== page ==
The mainstream mechanisms for converting incident X-rays into charge are an indirect conversion type in which X-rays are converted into light by a phosphor such as a scintillator, and the light is converted into charge by photoelectric conversion elements such as photodiodes, and a direction conversion type using a photoconductive phenomenon in which electron-hole pairs are generated in a semiconductor by specific X-rays and move to electrodes. Although X-ray detection elements use either scheme, the present invention will be described hereinafter by taking the former indirect conversion type as an example.

In the following description, the width of sensitivity range of a photodiode is defined as a value converted on the rotation center axis of the X-ray tube. More specifically, a “photodiode having a sensitivity range width of 1 mm″ is a photodiode having a sensitivity range width equivalent to 1 mm on the rotation center axis of the X-ray tube”. In consideration of radial diffusion of X-rays, the actual sensitivity range width of a photodiode is slightly larger than 1 mm according to the ratio of the actual distance from the X-ray focal point and the sensitivity range of the photodiode to the actual distance from the X-ray focal point and the rotation center axis.

(First Embodiment)

FIG. 1 is a perspective view of a radiation detector according to the first embodiment. The radiation detector is comprised of a plurality of detector modules 1 arranged in an almost arcuated form along the slice direction. FIG. 2A schematically shows the arrangement of one detector module 1. FIG. 2B shows a cross-sectional portion of one detector module 1.

Each detector module 1 is formed by commonly mounting, on one rigid ceramic printed wiring board 10, a scintillator 9 for converting incident radiation (X-rays in this case) into light, at least one photodiode chip 2 for converting the converted light into an electrical signal, at least one switching chip 4 for reading out the electrical signal from the photodiode chip 2, and at least one DAS (Data Acquisition System) chip 8 for amplifying the readout electrical signal and digitizing it. The rigid printed wiring board 10 is longer in the slice direction than in the channel direction. The photodiode chip 2, switching chip 4, and DAS chip 8 are arranged on the rigid printed wiring board 10 along the slice direction.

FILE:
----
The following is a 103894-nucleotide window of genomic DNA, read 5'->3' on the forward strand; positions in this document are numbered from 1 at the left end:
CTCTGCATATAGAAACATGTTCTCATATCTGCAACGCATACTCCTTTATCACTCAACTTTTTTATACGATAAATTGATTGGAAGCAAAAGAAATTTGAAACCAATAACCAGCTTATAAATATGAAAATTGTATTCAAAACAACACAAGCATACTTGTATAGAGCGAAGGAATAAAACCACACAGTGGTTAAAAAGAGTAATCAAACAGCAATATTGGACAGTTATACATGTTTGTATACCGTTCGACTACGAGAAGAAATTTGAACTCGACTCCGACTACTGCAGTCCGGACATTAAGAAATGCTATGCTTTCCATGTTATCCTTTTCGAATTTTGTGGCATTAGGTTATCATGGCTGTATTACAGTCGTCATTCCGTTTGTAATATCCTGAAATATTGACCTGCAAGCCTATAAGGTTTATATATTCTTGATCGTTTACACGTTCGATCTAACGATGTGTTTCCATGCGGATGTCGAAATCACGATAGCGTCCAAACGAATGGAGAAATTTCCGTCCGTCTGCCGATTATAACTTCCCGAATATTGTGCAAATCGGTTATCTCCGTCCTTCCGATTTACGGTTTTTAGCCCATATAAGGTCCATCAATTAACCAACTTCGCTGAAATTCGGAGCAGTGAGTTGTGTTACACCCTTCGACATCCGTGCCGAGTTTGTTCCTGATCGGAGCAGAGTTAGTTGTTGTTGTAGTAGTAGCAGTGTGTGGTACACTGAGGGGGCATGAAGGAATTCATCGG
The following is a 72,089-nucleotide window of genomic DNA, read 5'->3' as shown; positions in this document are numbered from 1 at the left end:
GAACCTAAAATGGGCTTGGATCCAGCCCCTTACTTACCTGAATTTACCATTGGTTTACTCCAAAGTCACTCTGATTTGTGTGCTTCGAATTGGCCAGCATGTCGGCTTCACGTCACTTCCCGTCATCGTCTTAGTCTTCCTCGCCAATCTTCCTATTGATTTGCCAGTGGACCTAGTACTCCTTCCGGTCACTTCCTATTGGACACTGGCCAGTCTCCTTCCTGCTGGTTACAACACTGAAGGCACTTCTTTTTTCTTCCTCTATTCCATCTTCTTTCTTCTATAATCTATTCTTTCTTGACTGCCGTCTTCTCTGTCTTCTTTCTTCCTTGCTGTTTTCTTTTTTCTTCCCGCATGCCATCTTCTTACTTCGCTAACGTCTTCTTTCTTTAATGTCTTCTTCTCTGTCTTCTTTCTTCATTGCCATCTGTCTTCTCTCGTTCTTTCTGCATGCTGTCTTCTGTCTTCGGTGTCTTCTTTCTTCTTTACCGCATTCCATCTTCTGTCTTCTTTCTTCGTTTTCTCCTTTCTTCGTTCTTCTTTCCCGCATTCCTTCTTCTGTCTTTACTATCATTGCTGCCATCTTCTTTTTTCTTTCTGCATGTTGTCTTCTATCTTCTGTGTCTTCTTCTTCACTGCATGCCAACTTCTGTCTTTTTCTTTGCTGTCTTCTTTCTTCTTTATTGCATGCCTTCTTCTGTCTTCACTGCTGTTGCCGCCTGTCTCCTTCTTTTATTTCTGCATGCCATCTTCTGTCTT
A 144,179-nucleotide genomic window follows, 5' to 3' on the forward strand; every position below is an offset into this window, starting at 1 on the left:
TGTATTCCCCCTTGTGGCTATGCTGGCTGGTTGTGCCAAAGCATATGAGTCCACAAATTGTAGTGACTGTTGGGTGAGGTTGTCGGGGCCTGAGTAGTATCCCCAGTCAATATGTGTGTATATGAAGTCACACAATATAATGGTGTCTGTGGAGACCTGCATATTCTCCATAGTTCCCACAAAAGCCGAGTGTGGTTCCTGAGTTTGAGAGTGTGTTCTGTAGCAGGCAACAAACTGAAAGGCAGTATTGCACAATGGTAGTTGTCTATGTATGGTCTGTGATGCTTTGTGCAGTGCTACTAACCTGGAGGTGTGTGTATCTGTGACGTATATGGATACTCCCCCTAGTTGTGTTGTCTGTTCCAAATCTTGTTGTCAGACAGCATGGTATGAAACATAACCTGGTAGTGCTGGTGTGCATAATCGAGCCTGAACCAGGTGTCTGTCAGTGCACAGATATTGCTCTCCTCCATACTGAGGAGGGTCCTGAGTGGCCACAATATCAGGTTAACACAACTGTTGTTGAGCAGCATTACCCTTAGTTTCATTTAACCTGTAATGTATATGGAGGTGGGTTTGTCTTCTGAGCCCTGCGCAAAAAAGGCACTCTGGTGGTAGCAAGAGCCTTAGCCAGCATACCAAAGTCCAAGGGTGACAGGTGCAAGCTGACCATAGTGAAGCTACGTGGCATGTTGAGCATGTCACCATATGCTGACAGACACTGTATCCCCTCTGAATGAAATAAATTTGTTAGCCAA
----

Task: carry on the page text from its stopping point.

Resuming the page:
The photodiode chip 2 is obtained by forming a plurality of photodiodes 3 and a plurality of Al interconnections 14 on the surface of a silicon substrate. The N photodiodes 3 are spaced apart from each other by a predetermined gap in the slice direction. The M photodiodes 3 are spaced apart from each other by a predetermined gap in the channel direction. Note that the slice direction is almost parallel to the body axis of the object, and the channel direction is almost perpendicular to the body axis of the object.

The plurality of Al interconnections 14 are connected to the plurality of photodiodes 3, respectively. The (N/2)×M photodiodes 3 arranged in the right half area on the photodiode chip 2 in the slice direction are electrically extracted outside to the right through the (N/2)×M Al interconnections 14 formed in the gap in a direction almost parallel to the slice direction. The (N/2) Al interconnections 14 corresponding to the (N/2) photodiodes 3 in the same slice array are formed at a high density in the gap between this slice array and the adjacent slice array.

The (N/2)×M photodiodes 3 arranged in the left half area on the photodiode chip 2 in the slice direction are electrically extracted outside to the left through the (N/2)×M Al interconnections 14 formed in the gap in a direction almost parallel to the slice direction. The (N/2) Al interconnections 14 corresponding to the (N/2) photodiodes 3 in the same slice array are formed at a high density in the gap between this slice array and the adjacent slice array.

The Al interconnections 14 extracted to the left and right are commonly connected to signal readout lines 7, (N/2) lines at a time, through transistors 5.

The number of interconnections 14 to be formed in a gap is determined by the width of the gap, the thickness of each interconnection 14, and the spacing between the interconnections 14. The number of photodiodes 3 arrayed in the slice direction (slice element count) is determined by the number of interconnections. In this embodiment, since the interconnections 14 are separately extracted to the left and right, the number of photodiodes 3 arrayed in the slice direction is twice the number of interconnections 14 that can be formed in a gap.

Each switching chip 4 is obtained by forming a plurality of CMOS transistors 5 as switching elements on a silicon substrate. The plurality of transistors 5 are respectively connected to the plurality of photodiodes 3. The N/2 photodiodes 3 arranged on the same slice array on the same side are commonly connected to the signal readout line 7 through the N/2 interconnections 14 and N/2 transistors 5. The DAS chip 8 is connected to the signal readout line 7.

When the transistor 5 is turned on, the charge stored in the photodiode 3 is read out as a current signal to the signal readout line 7. The ON/OFF operation (gate voltage) of the transistor 5 is controlled by a readout control circuit 6. As described above, since the N/2 interconnections 14 arranged in the slice direction are commonly connected to the signal readout line 7, signals in the N/2 photodiodes 3 can be sequentially read out by sequentially turning on the corresponding N/2 transistors 5. In addition, since the DAS chip 8 is connected to each signal readout line 7, signals can be completely read out from all the photodiodes 3 in the module in the time required to serially read out signals from the N/2 photodiodes 3.